So I guess my only real recommendation is to make a small prototype to help you choose size/color/intensity of leds and make some design decisions on led drivers.

Let me know if I can assist further.
Thanks,
Paul

Me---------------------

I first thought of infer red but friend brought up good point, the table top plastic is too thick, will alter heat sensitivity. So he suggested using light sensors. Thx for the info. Im doing some research and will return with questions. Please ask your friend how he is controlling many LEDS too.

Steve


Controlling the LEDs is no problem, using the TCL5490. Just to describe the wiring: You can make 39 rows and 78 columns. Each row will have all gnd pins (the short pin) wired together and attached to the pnp tip120 transistor (which is connected to actual ground). Each column will have the positive (long pin) wires soldered together. They will be attached to outputs of the tcl5490 block, the transistors will be controlled by the remaining tcl5490 outputs (each one has 16 outputs).

I can draw you a picture if that would help.
The question I have is how to select all the light sensors. A friend of mine has done projects like this. I think it would be possible to send outputs of the tlc5490 into a mux to select a single light sensor. This project will not fit on a single 5cm x 5cm pcb.

Although you have given me an idea to connect multiple 5cm x 5cm pcbs (like legos).

Just checked with my friend, he is also not sure about the sheer number of light sensors. I suggest that you go with just 10 spread out over the table. That should be doable with single arduino. You can have as many leds as you like provided that you use the tlc5490

I think the way you should read so many analog inputs is by using a multiplexer. Here is an example project http://fluidforms.eu/de/CassiusHow.php. The multiplexer they used was a MC14067BCP which can read 16. Since an arduino has 6 analog inputs you could read 96 by using 6 MC14067BCPs connecting each one to a single arduino analog input. 4 digital pins are used to select which of the 16 analog inputs are being read.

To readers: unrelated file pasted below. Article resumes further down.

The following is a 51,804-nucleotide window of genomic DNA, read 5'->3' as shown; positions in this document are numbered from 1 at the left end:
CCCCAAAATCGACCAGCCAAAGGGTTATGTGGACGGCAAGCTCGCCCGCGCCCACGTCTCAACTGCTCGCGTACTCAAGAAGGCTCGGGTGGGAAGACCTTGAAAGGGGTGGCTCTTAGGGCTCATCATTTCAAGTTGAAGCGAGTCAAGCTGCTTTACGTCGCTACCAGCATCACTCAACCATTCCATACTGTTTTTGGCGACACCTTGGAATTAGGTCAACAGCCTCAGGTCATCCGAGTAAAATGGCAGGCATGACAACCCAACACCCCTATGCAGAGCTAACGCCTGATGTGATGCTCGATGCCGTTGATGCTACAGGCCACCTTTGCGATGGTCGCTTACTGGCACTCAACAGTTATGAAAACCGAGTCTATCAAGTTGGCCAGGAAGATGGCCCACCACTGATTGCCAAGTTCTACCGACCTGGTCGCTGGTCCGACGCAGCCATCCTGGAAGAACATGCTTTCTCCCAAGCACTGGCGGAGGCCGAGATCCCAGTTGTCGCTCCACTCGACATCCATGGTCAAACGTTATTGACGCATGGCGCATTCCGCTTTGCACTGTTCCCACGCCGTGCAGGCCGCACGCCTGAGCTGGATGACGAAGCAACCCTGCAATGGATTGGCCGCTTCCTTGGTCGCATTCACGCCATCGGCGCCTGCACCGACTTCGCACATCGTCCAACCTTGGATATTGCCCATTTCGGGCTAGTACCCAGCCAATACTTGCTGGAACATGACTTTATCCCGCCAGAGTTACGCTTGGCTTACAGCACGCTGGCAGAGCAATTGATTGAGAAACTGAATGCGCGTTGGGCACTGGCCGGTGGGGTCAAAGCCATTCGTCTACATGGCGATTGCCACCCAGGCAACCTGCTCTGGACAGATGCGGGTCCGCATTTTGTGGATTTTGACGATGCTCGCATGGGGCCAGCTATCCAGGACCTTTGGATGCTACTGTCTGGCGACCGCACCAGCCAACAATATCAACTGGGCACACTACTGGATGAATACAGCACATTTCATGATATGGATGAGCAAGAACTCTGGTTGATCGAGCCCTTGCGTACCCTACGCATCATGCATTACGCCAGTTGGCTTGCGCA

I found a cool circuit in Forest M Mims III book: Getting Started in Electronics available at radio shack. On page 114 is a “Light Deactuated Relay Circuit”. “Relay is actuated when Q1 is Dark. Light on Q1 deactuates relay.” This type of circuit could be used to turn on an LED when shade is detected above. Tell me what you think.

Paul

Will you have problems putting a light sensor right next to a LED if your trying to detect shadows? LED off and light sensor detects darkness (shadow) of hand passing over desk so LED turns on and shines into light sensor = no shadow so LED turns off. LED off and light sensor detects darkness (shadow) of... You get the idea

Have you considered using LED light strips http://adafruit.com/products/306 instead of thousands of individual LED's and maybe incorporating them into the table before you poor the top. You would need to do some tests first to make sure the resin top does not melt/destroy the LED strips when it's cast and after it's set also test the LED heat build-up does not damage the LED or table top (you would also have this heat problem with drilled LED's)